Oil prices are up more than 30 percent over the past six weeks. Profits from the likes of Exxon Mobil and Shell, while down considerably from a year ago, aren't as bad as predicted.

After months of dire news for the oil and gas industry, recent events are forcing some to ask the question: Could the crude downturn be turning around?

Driving the optimism is the U.S. rig count, said Scott Mitchell, an analyst with the research firm Wood Mac­Kenzie. It is down to just 703 rigs nationwide — its lowest level since 2010, according to the oil field services company Baker Hughes. If that drilling slowdown continues, it will eventually cause U.S. crude production to decline and shrink the gap between supply and demand in the world's oil markets.

Alongside predictions the U.S. won't lift sanctions on Iranian oil as quickly as expected and shifts in the world's currency market, there has been plenty for oil traders to get excited about. West Texas Intermediate, the U.S. benchmark, closed at more than $58 a barrel Thursday. While a long way from the $100-plus prices the industry enjoyed last summer, that's up $15 since March 17.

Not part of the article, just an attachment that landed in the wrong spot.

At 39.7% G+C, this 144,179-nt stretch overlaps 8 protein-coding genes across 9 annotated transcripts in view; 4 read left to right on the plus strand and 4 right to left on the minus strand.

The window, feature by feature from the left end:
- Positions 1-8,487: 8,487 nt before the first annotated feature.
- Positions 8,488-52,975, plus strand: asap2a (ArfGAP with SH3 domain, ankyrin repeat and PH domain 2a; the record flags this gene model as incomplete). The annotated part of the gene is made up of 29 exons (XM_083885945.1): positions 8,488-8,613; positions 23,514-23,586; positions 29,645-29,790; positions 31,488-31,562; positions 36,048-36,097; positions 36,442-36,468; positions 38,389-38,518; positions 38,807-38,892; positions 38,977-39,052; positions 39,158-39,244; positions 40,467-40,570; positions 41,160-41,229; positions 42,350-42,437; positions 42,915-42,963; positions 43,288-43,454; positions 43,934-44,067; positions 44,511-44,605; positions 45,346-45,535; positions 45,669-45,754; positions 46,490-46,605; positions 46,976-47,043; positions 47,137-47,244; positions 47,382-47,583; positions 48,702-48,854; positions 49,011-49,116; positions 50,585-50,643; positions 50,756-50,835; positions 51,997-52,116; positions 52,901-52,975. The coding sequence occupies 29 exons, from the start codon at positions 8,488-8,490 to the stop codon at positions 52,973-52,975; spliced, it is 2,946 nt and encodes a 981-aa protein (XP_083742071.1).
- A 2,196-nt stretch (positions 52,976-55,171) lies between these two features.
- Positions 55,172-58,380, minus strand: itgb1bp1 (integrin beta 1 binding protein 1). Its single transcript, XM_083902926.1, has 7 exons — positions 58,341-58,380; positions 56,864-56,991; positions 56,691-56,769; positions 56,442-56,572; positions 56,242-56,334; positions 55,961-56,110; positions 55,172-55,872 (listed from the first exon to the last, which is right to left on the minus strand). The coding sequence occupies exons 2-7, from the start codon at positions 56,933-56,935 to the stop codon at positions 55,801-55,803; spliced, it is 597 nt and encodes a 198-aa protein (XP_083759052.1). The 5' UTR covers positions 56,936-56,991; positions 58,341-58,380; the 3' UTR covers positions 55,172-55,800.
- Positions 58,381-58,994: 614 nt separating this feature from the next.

"We weren't anticipating a rebound until" later in the year, Mitchell said. "It's a pretty strong rebound. The question is: Will it continue? And at what pace?"

Already, the larger companies are showing an ability to bring their spending in line with current crude prices, said Pavel Molchanov, an energy analyst with Raymond James.

For now, most analysts are predicting oil prices will stay close to their current level in the months ahead.

While the world rig count is down, the amount of oil in storage is at near record levels and is expected to come onto the market quickly if prices increase. Most analysts are expecting oil prices of around $65 a barrel by year's end as the slowdown in new projects hits the market.